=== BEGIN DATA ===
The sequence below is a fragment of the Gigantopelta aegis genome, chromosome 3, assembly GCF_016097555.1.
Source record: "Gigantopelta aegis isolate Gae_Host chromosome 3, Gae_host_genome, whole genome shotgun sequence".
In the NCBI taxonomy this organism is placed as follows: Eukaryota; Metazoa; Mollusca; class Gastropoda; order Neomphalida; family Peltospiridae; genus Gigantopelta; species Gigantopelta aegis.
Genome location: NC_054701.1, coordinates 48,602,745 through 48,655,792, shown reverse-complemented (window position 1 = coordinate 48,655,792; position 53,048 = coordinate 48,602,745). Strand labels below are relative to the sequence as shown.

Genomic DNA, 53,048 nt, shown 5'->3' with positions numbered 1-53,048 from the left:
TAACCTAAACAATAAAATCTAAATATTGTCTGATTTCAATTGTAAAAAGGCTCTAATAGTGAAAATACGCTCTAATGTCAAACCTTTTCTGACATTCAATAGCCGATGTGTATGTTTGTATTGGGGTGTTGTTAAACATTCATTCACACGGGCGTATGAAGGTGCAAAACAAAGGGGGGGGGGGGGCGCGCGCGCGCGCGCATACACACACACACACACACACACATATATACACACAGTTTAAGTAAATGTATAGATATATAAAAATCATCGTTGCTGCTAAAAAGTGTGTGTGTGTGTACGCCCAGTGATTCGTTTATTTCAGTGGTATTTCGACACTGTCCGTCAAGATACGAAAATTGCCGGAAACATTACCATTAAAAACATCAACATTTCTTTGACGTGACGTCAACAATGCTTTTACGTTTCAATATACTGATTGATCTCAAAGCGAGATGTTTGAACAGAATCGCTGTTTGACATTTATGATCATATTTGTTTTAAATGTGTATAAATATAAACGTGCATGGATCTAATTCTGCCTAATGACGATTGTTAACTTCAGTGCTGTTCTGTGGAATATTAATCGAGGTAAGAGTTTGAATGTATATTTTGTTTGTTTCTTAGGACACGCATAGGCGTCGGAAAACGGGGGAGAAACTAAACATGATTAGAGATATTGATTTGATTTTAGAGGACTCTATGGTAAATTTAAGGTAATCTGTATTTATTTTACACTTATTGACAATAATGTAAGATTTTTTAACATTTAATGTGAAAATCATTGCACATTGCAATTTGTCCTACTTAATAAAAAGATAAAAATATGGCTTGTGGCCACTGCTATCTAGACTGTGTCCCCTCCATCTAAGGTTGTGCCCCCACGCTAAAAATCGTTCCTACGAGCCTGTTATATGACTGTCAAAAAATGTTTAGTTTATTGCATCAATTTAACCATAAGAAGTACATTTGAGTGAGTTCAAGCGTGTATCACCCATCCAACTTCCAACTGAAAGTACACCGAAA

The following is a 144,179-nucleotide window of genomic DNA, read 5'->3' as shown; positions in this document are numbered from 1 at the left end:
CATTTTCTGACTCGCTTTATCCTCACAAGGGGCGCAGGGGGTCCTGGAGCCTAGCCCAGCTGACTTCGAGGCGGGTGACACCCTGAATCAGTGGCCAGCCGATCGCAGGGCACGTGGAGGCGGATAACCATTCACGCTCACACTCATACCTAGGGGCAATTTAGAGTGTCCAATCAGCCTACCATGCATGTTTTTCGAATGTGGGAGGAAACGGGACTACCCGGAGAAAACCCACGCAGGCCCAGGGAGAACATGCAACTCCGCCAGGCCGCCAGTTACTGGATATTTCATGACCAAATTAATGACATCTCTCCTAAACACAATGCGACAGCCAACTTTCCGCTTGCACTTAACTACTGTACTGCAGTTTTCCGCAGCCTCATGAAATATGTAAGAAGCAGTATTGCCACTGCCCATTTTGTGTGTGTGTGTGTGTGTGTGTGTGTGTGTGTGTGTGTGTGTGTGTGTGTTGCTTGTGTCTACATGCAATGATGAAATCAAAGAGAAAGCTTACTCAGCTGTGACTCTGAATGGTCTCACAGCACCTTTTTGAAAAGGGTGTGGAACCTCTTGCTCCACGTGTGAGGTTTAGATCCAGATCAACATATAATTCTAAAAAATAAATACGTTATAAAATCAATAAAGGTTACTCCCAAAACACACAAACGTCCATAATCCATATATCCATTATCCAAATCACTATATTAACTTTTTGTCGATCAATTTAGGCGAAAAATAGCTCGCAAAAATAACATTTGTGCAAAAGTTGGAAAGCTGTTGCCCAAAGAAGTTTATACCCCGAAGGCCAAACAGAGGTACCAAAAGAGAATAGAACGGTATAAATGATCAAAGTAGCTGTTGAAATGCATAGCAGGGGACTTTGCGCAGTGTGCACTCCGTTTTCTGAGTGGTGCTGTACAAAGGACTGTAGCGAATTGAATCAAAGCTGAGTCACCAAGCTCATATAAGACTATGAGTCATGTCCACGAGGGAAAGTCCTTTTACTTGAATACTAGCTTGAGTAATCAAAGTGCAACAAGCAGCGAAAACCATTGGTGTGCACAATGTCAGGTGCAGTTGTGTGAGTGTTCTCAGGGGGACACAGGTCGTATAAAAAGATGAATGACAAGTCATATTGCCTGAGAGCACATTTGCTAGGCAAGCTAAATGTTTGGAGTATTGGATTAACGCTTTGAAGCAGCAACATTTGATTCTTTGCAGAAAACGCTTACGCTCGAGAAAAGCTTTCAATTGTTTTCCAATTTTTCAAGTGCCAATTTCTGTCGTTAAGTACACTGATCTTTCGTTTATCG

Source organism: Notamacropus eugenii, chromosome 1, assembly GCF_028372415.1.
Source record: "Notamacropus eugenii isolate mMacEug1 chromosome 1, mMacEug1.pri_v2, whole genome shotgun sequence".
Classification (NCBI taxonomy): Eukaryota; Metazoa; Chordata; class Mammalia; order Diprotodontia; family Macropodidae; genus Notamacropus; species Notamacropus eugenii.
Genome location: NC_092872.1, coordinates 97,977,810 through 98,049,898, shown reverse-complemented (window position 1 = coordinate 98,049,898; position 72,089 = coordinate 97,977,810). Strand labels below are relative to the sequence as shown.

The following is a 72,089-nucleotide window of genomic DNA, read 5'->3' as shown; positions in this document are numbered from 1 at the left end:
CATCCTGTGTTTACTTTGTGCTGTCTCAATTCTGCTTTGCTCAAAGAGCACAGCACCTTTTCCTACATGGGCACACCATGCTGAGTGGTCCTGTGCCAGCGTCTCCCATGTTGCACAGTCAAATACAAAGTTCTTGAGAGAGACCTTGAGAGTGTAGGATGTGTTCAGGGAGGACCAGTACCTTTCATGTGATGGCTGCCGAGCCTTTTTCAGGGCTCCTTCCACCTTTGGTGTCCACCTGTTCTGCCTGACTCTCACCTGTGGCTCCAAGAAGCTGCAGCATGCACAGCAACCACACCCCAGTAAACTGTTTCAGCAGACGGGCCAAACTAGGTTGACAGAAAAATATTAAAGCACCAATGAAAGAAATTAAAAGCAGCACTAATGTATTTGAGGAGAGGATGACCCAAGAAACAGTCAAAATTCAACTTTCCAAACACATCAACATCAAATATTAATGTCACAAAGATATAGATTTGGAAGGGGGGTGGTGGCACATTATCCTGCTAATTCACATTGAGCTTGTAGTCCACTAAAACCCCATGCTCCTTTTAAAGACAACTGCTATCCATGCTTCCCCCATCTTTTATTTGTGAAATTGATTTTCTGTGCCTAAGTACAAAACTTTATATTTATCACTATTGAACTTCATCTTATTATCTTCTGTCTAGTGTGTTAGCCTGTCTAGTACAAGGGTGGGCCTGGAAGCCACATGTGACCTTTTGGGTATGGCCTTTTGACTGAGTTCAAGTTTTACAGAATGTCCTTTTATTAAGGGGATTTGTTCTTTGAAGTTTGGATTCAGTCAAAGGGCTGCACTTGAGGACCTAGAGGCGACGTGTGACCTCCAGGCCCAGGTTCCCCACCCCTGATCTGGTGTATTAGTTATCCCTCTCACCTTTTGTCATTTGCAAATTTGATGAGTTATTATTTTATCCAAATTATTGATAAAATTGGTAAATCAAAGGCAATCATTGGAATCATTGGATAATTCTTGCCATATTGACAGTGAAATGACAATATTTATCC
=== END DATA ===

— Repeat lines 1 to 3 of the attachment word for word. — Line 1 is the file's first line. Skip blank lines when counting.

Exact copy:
The sequence below is a fragment of the Gigantopelta aegis genome, chromosome 3, assembly GCF_016097555.1.
Source record: "Gigantopelta aegis isolate Gae_Host chromosome 3, Gae_host_genome, whole genome shotgun sequence".
In the NCBI taxonomy this organism is placed as follows: Eukaryota; Metazoa; Mollusca; class Gastropoda; order Neomphalida; family Peltospiridae; genus Gigantopelta; species Gigantopelta aegis.